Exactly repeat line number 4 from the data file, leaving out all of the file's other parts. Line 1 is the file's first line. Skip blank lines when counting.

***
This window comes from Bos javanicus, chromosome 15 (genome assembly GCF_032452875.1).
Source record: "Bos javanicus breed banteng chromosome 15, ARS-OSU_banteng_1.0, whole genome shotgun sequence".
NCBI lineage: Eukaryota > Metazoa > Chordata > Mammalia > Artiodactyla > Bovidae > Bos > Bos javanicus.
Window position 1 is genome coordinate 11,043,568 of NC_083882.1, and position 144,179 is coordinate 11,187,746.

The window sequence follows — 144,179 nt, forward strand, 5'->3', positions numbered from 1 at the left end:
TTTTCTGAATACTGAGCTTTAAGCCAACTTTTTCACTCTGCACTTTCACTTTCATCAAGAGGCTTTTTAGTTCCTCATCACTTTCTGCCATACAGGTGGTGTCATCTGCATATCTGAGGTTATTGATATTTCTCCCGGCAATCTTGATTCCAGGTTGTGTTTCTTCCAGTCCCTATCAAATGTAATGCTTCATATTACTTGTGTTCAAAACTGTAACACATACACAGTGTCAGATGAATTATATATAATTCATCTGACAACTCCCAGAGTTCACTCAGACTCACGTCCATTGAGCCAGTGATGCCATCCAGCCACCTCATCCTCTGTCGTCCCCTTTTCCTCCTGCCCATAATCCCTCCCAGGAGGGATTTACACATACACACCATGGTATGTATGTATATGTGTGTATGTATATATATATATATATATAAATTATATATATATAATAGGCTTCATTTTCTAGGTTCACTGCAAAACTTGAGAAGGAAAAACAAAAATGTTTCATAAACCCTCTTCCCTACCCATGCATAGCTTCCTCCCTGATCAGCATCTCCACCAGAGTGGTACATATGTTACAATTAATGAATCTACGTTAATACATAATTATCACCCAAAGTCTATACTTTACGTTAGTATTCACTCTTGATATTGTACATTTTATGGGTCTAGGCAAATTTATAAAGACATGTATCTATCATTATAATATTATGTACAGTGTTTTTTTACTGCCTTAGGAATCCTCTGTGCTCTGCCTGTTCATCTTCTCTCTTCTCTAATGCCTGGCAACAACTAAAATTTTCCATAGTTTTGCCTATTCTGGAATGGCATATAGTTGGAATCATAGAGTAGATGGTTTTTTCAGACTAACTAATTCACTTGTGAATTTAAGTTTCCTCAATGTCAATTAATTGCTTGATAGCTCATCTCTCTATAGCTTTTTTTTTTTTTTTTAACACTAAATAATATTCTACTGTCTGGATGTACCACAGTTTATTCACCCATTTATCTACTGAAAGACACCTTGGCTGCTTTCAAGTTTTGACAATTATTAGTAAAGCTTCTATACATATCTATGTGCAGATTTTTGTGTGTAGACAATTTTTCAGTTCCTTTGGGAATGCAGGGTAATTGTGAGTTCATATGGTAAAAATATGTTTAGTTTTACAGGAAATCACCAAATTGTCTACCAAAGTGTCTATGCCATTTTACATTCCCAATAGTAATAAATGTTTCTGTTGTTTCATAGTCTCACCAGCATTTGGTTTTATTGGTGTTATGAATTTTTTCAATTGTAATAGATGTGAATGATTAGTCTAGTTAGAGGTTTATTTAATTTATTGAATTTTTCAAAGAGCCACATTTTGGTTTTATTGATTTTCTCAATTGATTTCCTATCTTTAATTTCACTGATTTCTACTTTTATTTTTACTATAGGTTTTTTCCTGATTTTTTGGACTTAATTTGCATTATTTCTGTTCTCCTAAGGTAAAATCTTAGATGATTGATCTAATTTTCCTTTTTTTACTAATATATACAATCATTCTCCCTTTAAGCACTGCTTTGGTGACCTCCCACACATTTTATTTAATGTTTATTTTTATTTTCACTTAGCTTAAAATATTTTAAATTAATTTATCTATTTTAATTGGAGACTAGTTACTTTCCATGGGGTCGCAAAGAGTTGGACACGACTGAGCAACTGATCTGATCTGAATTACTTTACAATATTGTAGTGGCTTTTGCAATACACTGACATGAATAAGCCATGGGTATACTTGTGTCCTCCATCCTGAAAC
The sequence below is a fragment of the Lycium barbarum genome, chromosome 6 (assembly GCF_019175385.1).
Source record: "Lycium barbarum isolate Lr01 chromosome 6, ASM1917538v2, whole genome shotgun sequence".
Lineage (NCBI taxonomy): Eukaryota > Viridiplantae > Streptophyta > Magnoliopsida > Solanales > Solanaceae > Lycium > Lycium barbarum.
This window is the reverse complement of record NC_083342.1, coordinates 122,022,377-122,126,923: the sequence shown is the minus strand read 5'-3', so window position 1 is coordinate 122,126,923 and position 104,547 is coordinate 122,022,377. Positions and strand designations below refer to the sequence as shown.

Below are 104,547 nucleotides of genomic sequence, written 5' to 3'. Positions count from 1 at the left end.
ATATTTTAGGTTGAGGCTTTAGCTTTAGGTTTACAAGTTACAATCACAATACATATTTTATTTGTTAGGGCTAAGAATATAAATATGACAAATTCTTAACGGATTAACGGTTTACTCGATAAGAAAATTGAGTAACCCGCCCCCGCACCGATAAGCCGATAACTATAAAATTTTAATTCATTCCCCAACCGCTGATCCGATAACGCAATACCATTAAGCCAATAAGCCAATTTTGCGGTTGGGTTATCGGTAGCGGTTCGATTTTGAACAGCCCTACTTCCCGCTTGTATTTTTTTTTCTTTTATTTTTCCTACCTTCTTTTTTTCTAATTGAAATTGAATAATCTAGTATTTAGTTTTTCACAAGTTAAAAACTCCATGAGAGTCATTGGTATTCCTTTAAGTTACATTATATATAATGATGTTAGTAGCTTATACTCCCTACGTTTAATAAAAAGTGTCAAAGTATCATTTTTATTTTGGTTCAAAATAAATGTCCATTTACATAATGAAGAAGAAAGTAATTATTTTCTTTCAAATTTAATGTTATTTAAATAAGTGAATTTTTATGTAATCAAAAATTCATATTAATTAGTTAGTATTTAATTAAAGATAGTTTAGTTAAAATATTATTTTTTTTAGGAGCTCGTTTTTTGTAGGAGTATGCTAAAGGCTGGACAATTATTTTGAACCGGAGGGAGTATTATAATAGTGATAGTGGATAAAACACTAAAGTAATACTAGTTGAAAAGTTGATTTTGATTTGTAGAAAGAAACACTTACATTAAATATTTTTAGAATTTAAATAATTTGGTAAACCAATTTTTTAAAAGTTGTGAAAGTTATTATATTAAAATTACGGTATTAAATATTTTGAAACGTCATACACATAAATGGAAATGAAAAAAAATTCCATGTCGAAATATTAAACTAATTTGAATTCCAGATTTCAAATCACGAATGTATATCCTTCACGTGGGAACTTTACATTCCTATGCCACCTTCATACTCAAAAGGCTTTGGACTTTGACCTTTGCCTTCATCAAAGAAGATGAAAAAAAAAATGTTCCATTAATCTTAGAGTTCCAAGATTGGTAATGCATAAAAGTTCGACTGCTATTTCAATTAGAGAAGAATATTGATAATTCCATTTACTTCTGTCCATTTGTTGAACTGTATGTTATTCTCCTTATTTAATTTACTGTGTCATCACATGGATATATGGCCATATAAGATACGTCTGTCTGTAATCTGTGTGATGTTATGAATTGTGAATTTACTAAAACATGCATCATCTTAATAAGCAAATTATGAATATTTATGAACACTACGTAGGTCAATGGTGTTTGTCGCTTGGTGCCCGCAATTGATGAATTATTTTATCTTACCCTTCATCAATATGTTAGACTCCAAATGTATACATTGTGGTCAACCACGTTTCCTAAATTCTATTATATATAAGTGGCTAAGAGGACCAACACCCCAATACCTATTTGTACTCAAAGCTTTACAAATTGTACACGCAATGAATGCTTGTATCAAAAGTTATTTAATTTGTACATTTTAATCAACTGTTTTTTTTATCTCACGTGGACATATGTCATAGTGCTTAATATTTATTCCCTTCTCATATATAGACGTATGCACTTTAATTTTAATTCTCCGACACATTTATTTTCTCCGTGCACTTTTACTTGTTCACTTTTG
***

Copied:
Window position 1 is genome coordinate 11,043,568 of NC_083882.1, and position 144,179 is coordinate 11,187,746.